A friend writes:
In August 1968 I was on an SDS trip to Cuba, one of about 30 student activists from around the US. One day we went to the mission of the Provisional Revolutionary Government of South Vietnam in Havana (it had been called the National Liberation Front but had recently taken on a new name). We decided to see if the NLF, as we called them, could settle some debates in the US antiwar movement. After exchanging pleasantries with the representative of the PRG/NLF, we had the following exchange.
SDS students: We have a debate in the antiwar movement. Some of us think we should organize militant, obstructive demonstrations that are openly in support of victory for the NLF. Others argue we should organize much larger, peaceful, legal demonstrations around the demand of immediate US withdrawal from Vietnam. Which should we do?
PRG/NLF rep: Some of you should do one, and others should do the other.
SDS students: We have another debate in the antiwar movement. When a male antiwar activist gets a draft induction notice, some of us think he should refuse to serve, either going to jail or going to Canada. Others of us argue that he should quietly go into the military to organize among the soldiers for an end to the war. Which should we do?
PRG/NLF rep: Some of you should do one, and others should do the other. And when an antiwar activist goes into the military and ends up in Vietnam, there are ways to arrange contact between the activist and the local NLF fighters.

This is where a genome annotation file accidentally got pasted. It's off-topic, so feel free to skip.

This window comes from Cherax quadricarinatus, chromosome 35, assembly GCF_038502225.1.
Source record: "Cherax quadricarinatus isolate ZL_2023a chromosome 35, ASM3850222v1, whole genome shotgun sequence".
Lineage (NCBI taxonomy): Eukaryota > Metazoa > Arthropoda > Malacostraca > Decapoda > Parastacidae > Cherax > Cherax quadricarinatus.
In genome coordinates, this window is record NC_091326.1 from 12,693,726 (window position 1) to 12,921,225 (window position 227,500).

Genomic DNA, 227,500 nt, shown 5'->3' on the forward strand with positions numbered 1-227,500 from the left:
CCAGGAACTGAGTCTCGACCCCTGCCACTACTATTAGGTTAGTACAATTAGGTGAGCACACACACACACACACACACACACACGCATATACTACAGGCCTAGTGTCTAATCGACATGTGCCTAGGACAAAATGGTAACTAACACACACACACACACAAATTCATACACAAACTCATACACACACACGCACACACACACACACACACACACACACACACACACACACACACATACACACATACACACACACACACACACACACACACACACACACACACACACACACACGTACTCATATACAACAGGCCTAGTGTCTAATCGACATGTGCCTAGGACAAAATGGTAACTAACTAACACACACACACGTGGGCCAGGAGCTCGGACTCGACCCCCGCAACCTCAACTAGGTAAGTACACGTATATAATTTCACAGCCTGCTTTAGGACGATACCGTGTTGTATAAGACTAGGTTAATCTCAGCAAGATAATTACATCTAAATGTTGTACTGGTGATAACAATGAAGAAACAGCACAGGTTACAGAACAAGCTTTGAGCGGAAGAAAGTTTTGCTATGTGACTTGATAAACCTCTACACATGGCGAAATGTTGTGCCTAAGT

After that exchange, I began to see why the NLF was so successful in their struggle to force the US out of Vietnam.
Here is a parable for the Left! How many pointless debates about tactics could be avoided if someone just said, “Some of you should do one, and others should do the other.” Except in the case of a specific, finite resource, and a decision-making body able to allocate it, the merits of one approach aren’t an argument against another.
Peaceful demonstrations, or direct action? Challenge foreclosures in court, or block them in the street? Work within the Democrats, or build a third party? Support organizing and contract fights by AFL-CIO unions, or help build rank-and-file insurgencies? Try to shift the Obama administration from the inside, or pressure it from the outside? Debate the economics mainstream, or build a heterodox alternative? Nationalize the banks, or shoot the bankers? Fight for women’s access to male-dominated professions, or for greater social recognition of traditionally female activities? Well-funded public universities, or an end to credentialism? Green capitalism, or cooperatives? Theory, or practice? Recycle, reuse, or reduce? Some of us should do one. And others should do the other.